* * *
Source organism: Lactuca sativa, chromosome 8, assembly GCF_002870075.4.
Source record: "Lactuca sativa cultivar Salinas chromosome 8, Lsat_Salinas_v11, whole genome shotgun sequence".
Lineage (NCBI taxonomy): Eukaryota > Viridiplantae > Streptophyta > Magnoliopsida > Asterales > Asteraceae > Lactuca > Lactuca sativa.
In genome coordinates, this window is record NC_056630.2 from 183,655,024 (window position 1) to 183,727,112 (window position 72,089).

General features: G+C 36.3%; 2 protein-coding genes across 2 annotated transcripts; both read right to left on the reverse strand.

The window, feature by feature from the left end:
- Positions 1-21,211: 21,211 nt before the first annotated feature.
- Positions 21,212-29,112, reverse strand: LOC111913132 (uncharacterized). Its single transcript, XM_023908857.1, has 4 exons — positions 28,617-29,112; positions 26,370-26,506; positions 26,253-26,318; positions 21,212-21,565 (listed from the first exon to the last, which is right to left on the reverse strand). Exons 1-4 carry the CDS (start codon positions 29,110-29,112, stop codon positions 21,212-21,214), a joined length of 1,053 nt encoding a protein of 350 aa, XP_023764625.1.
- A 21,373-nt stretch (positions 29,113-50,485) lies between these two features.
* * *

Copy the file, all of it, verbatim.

Source organism: Lactuca sativa, chromosome 8, assembly GCF_002870075.4.
Source record: "Lactuca sativa cultivar Salinas chromosome 8, Lsat_Salinas_v11, whole genome shotgun sequence".
Lineage (NCBI taxonomy): Eukaryota > Viridiplantae > Streptophyta > Magnoliopsida > Asterales > Asteraceae > Lactuca > Lactuca sativa.
In genome coordinates, this window is record NC_056630.2 from 183,655,024 (window position 1) to 183,727,112 (window position 72,089).

General features: G+C 36.3%; 2 protein-coding genes across 2 annotated transcripts; both read right to left on the reverse strand.

The window, feature by feature from the left end:
- Positions 1-21,211: 21,211 nt before the first annotated feature.
- Positions 21,212-29,112, reverse strand: LOC111913132 (uncharacterized). Its single transcript, XM_023908857.1, has 4 exons — positions 28,617-29,112; positions 26,370-26,506; positions 26,253-26,318; positions 21,212-21,565 (listed from the first exon to the last, which is right to left on the reverse strand). Exons 1-4 carry the CDS (start codon positions 29,110-29,112, stop codon positions 21,212-21,214), a joined length of 1,053 nt encoding a protein of 350 aa, XP_023764625.1.
- A 21,373-nt stretch (positions 29,113-50,485) lies between these two features.